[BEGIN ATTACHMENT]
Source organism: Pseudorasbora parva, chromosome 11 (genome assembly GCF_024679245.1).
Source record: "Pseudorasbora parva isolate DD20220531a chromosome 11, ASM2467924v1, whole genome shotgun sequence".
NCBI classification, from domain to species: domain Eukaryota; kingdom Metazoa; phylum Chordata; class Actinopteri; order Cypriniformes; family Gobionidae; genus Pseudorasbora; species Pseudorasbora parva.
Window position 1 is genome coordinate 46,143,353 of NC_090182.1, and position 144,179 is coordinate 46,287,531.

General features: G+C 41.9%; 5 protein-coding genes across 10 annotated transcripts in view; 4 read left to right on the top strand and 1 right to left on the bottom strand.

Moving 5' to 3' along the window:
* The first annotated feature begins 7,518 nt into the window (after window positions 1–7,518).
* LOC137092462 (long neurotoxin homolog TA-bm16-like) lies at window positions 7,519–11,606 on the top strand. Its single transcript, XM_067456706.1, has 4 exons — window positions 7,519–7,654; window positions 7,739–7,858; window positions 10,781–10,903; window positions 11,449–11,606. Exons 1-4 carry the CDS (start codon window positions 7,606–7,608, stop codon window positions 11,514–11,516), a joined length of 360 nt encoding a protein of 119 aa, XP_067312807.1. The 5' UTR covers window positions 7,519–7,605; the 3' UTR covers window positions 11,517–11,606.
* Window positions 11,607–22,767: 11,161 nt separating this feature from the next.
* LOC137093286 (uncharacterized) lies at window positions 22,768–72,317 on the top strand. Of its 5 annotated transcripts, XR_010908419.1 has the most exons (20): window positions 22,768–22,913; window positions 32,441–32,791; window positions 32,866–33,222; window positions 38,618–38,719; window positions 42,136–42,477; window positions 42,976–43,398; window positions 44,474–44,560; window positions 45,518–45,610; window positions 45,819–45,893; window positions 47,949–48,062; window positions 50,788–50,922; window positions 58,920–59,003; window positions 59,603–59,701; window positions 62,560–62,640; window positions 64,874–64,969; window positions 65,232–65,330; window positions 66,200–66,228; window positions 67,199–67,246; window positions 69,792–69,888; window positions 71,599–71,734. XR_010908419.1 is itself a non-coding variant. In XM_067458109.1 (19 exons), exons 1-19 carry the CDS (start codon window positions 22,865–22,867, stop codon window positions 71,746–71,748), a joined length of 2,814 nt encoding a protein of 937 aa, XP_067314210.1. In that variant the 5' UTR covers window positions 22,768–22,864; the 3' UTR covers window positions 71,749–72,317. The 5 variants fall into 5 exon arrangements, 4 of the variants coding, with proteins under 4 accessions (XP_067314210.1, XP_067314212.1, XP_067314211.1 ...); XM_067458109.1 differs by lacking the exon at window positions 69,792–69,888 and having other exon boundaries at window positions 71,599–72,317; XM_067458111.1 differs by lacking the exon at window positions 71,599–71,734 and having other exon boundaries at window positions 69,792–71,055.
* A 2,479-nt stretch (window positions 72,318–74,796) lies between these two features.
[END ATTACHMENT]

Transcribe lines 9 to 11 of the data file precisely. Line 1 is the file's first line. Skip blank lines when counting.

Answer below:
* Window positions 11,607–22,767: 11,161 nt separating this feature from the next.
* LOC137093286 (uncharacterized) lies at window positions 22,768–72,317 on the top strand. Of its 5 annotated transcripts, XR_010908419.1 has the most exons (20): window positions 22,768–22,913; window positions 32,441–32,791; window positions 32,866–33,222; window positions 38,618–38,719; window positions 42,136–42,477; window positions 42,976–43,398; window positions 44,474–44,560; window positions 45,518–45,610; window positions 45,819–45,893; window positions 47,949–48,062; window positions 50,788–50,922; window positions 58,920–59,003; window positions 59,603–59,701; window positions 62,560–62,640; window positions 64,874–64,969; window positions 65,232–65,330; window positions 66,200–66,228; window positions 67,199–67,246; window positions 69,792–69,888; window positions 71,599–71,734. XR_010908419.1 is itself a non-coding variant. In XM_067458109.1 (19 exons), exons 1-19 carry the CDS (start codon window positions 22,865–22,867, stop codon window positions 71,746–71,748), a joined length of 2,814 nt encoding a protein of 937 aa, XP_067314210.1. In that variant the 5' UTR covers window positions 22,768–22,864; the 3' UTR covers window positions 71,749–72,317. The 5 variants fall into 5 exon arrangements, 4 of the variants coding, with proteins under 4 accessions (XP_067314210.1, XP_067314212.1, XP_067314211.1 ...); XM_067458109.1 differs by lacking the exon at window positions 69,792–69,888 and having other exon boundaries at window positions 71,599–72,317; XM_067458111.1 differs by lacking the exon at window positions 71,599–71,734 and having other exon boundaries at window positions 69,792–71,055.
* A 2,479-nt stretch (window positions 72,318–74,796) lies between these two features.